For the more experienced players I would recommend to turn their eyes to the 1st and 3rd person point-and-click adventures. 1112 episode 02 – a sequel to the first adventure game, originally and exclusively designed for the iDevice is a good place to start. From the title to the ending credits it delivers the experience, more commonly associated with a full-scale PC game. Combining gorgeous hand drawn graphics, extensive dialogues, varied gameplay and an interface designed exclusively for the iDevice it is truly the LOST of iPhone adventure games

The iPhone has everything, even for the most dedicated old-school adventure fans. Quite a number of games have been ported to the platform, but the undisputed king here is Broken Sword: Director’s Cut – a model of how a game should be transferred to the iDevice. Not only the interface was completely redone from scratch taking into account the specifics of the touchscreen (yes, no touchpad style controls here), but an extra storyline worth of almost 3 hours of gameplay has been added to the original supported by new cutscenes done by Dave Gibbons – co-creator of ‘Watchmen’. And you never can go wrong with a storyline invloving a charming American tourist, gorgeous French reporter, the Templars, Hashishin, Baphomet, Nazis and world domination.

And for those, nostalgic of the old arcade games there are the Laserdisc classics with Dragon’s Lair at the helm. The interactive cartoon by Don Bluth has forced many to spend all of their pocket change in the futile attempts to save princess Daphne. And now you can have the same experience on the iPhone for just a fraction of the amount of cash you sunk into it all those years ago.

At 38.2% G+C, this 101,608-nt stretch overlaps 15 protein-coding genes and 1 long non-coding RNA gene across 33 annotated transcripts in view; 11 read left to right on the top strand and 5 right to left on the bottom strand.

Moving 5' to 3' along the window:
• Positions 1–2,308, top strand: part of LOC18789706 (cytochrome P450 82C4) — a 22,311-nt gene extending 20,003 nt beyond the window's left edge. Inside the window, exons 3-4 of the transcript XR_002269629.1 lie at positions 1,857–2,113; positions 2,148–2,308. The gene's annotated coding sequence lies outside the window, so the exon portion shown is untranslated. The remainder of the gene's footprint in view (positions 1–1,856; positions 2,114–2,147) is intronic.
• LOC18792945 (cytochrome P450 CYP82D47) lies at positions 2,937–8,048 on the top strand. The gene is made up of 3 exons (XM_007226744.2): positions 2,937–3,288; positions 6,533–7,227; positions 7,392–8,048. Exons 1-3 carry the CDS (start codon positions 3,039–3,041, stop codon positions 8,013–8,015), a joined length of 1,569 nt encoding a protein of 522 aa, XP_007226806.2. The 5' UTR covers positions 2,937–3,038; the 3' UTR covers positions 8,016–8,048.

Even those, frequenting the Flash game portals can find something to strike their fancy on the iDevice. Quite a number of Escape the Room games have found their way onto the platform. I would definitely recommend you start with Surrounded if you’re into this.

And a couple more honourable mentions from me. One of them is HECTOR: Badge of Carnage Ep1 – a recent unexpected hit from the indie team of Straandlooper. The adventures of the half-decent Detective Inspector (you guessed it) Hector fueled by the creative genius of Dean Burke are a throwback to the golden years of adventure gaming and can confidently stand on par with such hits as Sam&Max or Day of the Tentacle.  And who could forget Myst – the legend that held the title of the most sold game ever for more than a decade. The complete game has been brought over to the iPhone and is the final stop for the most die-hard adventure fans.

So you can see the iPhone has something for everybody, regardless of your gaming history. I have played almost all of the genre games on the platform, as well as having enjoyed many of them originally on the PC. Being quite an experienced player and real fan of the genre I would give the crown to Broken Sword: Director’s Cut. Is it for everybody? No. It would probably strike the newcomers as overly difficult and for them the Mystery Mania would be a much better choice to start. I invite you to check out our reviews of the games for more detail and make your own minds up. As always – the final choice is up to you.

A project manager in a major telecommunications supplier, an iPhone junkie and lately - a TMA editor. Love long walks on the beach and my wife, who is the most beautiful girl on the face of this planet. You can also follow me on twitter for all things iPhone and project management (and some personal stuff as well):